Warfarin is a common drug taken by thousands of Australians every day. Warfarin helps to lower the risk of the blood clots forming.
There are a few things about warfarin that make it different from most other medicines.
- the need to have regular blood tests to monitor the effect of warfarin
- the need for frequent dose changes
- an increased risk of bleeding.
What does warfarin do?
Warfarin is an anticoagulant. You might have heard it called a blood thinner.
Warfarin does not actually thin the blood; it lowers the risk of blood clots forming by increasing the time it takes for blood to clot.
Blood clots can cause stroke, heart attack, or other serious conditions such as blood clots in the legs or lungs.
Why take warfarin?
Common conditions treated with warfarin include:
- pulmonary embolism (PE) – blood clots in the lungs.
- deep vein thrombosis (DVT) – blood clots in veins in the legs.
- atrial fibrillation (AF) – a rapid heartbeat increasing the risk of blood clots and stroke.
- artificial heart valves – mechanical valves increasing the risk of blood clots and stroke.
Warfarin may also be used to reduce the risk of blood clot related complications after some types of heart attacks or surgery.
If your condition is not on this list or you are not sure, ask your doctor why you need warfarin.
The length of time warfarin therapy is needed depends on the condition being treated and your individual risk factors. Your doctor should discuss this with you.
What are the different types of tablets?
There are 2 two brands of warfarin available; Marevan and Coumadin.
Marevan and Coumadin are not the same.
Always use the same brand unless your doctor specifically tells you to change.
They come in different tablet strengths and colours. There are several ways to make up a correct dose using these tablets – your doctor will do this for you.
Check your tablets when you collect your prescription to make sure you have the right brand and strength, especially if you are getting a prescription filled outside of Western Australia.
Marevan® brand warfarin tablets:
1 mg tablet (brown)
3 mg tablet (blue)
5 mg tablet (pink).
Coumadin® brand warfarin tablets:
1 mg tablet (light tan)
2 mg tablet (lavender)
5 mg tablet (green).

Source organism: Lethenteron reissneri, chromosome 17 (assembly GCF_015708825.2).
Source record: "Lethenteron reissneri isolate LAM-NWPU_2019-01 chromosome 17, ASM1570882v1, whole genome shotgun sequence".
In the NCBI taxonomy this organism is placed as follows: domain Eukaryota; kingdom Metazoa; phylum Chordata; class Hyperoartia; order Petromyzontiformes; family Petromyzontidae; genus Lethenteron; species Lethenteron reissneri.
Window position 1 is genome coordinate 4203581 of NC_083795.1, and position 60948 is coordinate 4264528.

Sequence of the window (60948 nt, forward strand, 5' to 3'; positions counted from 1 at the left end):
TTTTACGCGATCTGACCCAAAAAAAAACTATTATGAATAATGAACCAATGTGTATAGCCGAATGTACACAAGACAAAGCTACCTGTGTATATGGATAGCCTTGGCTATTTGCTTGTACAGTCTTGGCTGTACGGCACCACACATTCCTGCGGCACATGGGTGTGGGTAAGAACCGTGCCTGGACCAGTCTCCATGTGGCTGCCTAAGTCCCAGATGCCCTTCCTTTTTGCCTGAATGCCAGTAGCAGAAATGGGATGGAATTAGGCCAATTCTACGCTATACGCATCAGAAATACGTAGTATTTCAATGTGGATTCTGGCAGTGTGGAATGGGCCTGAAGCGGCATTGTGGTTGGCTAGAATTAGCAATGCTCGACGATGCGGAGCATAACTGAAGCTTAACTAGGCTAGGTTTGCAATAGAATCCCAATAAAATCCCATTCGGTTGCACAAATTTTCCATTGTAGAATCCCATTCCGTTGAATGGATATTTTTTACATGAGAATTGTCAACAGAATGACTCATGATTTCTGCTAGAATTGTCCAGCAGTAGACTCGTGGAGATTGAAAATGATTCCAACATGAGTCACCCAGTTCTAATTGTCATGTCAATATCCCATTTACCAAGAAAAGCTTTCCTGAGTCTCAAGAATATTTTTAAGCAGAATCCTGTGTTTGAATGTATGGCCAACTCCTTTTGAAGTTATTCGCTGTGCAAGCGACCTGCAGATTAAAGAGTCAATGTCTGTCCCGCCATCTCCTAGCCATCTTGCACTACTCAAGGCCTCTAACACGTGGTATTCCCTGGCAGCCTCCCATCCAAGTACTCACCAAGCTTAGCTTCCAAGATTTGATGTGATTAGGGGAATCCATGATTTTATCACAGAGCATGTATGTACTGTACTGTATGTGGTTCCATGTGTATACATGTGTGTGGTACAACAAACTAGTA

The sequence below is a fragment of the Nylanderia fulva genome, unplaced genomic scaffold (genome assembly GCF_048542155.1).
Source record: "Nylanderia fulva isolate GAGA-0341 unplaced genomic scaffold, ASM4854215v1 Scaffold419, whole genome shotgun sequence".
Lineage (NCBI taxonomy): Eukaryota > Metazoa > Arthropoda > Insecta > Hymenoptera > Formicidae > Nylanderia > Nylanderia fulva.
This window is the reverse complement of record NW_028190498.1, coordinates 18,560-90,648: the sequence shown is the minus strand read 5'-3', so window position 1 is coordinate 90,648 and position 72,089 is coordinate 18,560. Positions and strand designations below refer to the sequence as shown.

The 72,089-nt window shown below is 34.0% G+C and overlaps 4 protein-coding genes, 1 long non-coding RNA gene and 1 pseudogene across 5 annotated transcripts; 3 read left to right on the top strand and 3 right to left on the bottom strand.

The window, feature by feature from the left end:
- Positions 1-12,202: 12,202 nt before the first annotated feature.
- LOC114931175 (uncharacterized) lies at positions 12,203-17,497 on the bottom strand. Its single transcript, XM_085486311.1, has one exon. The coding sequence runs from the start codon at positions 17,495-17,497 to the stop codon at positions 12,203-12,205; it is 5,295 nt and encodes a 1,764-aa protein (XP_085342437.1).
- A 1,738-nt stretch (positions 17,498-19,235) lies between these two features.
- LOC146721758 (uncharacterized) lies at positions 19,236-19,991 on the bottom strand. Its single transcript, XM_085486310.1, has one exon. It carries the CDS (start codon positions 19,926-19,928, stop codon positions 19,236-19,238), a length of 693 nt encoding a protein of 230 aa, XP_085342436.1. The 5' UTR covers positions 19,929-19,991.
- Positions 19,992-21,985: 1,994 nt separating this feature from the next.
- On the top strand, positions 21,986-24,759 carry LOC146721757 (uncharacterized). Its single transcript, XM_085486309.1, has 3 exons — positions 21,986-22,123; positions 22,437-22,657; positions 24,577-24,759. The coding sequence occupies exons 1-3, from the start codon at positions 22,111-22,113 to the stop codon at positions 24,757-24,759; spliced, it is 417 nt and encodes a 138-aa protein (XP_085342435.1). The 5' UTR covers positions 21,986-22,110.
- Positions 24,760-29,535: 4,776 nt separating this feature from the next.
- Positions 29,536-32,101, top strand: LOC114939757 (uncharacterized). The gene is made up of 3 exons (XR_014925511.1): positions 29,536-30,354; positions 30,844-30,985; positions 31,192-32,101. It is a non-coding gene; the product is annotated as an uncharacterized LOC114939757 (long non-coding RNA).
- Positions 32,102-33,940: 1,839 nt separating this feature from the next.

Do I need to have blood tests?
Blood tests are needed to monitor the effect of warfarin.
Why do I need blood tests?
The measure of how long your blood takes to clot is called the International Normalised Ratio (INR). In a person not taking an anticoagulant the INR is about 1. The higher the INR, the longer it takes blood to clot.
The INR needed depends on the condition being treated. The doctor will try to keep the INR within a specific range. This is called the target INR range.
For most patients, the target INR range is 2 to 3. An INR in the correct range will prevent blood clots and reduce the risk of bleeding.
If the INR is too high there is an increased risk of bleeding. If the INR is too low there is an increased risk of blood clots forming.
How often do I need blood tests?
Initially, you will need a blood test daily or every second day until the right dose for you is identified. It takes about 1 week to find the right dose for most people.
Once this happens you will usually only need a blood test every few weeks. The frequency of blood tests is different for everybody.
After your blood test your dose of warfarin may be changed to keep the INR within the target range for your condition.
Are there any side effects from taking warfarin?
Bleeding is the most common side effect of warfarin.
Your chances of bleeding increases as your INR rises. Keeping your INR within your target range will reduce this risk.
How can I get started taking warfarin?
The dose of warfarin is changed based on your blood test results.
What dose of warfarin do I need?